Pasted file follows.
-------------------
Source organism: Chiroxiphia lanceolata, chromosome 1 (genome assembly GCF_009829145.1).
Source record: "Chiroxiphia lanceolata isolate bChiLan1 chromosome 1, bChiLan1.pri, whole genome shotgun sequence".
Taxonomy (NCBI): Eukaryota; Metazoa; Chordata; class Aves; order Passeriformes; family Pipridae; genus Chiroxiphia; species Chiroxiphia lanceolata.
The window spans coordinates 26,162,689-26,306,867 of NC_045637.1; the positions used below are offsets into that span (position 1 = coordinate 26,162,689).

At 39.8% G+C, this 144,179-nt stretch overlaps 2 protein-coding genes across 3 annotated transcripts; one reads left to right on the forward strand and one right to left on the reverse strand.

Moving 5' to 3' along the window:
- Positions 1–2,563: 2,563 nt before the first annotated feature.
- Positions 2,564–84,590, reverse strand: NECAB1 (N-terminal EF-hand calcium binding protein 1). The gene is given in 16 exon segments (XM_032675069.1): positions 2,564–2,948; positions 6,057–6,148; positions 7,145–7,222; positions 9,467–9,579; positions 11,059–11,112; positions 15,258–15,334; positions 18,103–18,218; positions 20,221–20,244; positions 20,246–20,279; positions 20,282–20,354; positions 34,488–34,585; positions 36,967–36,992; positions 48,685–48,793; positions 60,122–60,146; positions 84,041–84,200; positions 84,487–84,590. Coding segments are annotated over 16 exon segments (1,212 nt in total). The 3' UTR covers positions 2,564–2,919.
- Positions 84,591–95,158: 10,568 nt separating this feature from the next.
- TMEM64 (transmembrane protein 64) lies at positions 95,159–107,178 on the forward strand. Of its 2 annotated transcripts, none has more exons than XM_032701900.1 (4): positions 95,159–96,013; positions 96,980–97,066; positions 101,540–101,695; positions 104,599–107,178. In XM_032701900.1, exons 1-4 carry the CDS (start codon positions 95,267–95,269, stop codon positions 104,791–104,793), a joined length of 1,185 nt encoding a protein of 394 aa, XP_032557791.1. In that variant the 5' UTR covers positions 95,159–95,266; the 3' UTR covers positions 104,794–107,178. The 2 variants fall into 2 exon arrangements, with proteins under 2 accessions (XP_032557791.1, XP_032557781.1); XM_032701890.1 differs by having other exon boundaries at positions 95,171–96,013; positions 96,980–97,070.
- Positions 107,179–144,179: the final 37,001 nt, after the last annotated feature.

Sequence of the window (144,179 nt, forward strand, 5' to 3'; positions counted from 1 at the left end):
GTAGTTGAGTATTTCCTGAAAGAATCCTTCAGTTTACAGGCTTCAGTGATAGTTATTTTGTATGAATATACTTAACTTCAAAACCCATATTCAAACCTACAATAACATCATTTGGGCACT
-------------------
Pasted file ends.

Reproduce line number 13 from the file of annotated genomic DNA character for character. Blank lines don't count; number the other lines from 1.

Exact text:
GTAGTTGAGTATTTCCTGAAAGAATCCTTCAGTTTACAGGCTTCAGTGATAGTTATTTTGTATGAATATACTTAACTTCAAAACCCATATTCAAACCTACAATAACATCATTTGGGCACT